Because of my strong reaction to this card, the Tarot reader indicated she was going to do something she didn’t normally do. She plucked that card from under my nose, picked up the remaining stack and shuffled them. She spread the cards out once again (probably close to a hundred cards, mind you), then instructed me to ask a question. Well, what’s the one question a writer wants to know? Dare I ask it?

“Will my book be published?” The words tumbled from my lips before I could stop myself.

Why had I asked that? Did I really want to know? Would I get the death card that would tell me not in this lifetime?

The Tarot reader inclined her head, her meaning clear. My fingers gravitated to three random cards. The woman sneaked a peek at what I’d chosen and laughed.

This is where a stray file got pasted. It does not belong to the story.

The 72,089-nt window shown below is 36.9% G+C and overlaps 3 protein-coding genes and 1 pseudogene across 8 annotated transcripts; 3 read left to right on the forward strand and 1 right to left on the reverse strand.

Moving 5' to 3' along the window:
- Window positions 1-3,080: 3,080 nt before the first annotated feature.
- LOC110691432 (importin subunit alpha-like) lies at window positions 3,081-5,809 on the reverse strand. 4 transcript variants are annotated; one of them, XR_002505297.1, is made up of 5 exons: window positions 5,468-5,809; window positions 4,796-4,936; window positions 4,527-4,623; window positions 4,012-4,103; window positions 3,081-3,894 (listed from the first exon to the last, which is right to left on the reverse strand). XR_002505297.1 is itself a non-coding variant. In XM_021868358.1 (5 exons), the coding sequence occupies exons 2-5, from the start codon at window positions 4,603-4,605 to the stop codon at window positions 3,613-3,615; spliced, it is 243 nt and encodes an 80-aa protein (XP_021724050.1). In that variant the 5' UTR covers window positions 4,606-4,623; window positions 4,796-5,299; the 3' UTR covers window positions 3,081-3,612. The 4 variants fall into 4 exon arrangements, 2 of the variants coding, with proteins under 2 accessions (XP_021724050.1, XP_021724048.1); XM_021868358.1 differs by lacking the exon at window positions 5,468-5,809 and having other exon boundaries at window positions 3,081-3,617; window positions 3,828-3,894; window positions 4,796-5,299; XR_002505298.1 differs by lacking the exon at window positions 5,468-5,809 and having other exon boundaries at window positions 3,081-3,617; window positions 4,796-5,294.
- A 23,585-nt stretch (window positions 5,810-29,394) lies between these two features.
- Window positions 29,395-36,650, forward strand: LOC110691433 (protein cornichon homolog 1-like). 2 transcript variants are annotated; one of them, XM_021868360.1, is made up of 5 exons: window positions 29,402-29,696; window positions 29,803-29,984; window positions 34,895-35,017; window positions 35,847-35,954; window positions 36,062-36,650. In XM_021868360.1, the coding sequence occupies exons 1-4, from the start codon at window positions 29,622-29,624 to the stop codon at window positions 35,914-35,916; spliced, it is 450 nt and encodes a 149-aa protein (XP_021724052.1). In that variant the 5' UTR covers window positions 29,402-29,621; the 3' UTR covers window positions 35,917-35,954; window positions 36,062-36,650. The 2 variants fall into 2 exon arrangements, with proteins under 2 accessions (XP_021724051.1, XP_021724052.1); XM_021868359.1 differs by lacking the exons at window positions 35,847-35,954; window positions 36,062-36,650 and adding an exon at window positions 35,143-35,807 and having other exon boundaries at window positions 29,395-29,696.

Why had she tipped her head back and guffawed? Oh dear. I pictured a card with the image of a court jester, smirking with a thought bubble and the words: You? Published?

My three selections were placed face down before me. I flipped the first card as instructed. The card indicated delay. A length of time would pass. Nothing would happen anytime soon. Well, that wasn’t much of a surprise. I’ve been working on this novel for over a decade. I flipped the second card and gasped.

The reason the Tarot reader had chuckled was now apparent. Out of all those cards, I’d once again found that Hawaiian card. What were the odds? Skepticism opened her wings and took flight. Perhaps there was something to this psychic process after all.

Good news came with the final card. This one held the promise of success. My hard work would eventually be rewarded.

Will my Tarot reading come true? Is the future publication of my book now pre-ordained? Only time will tell….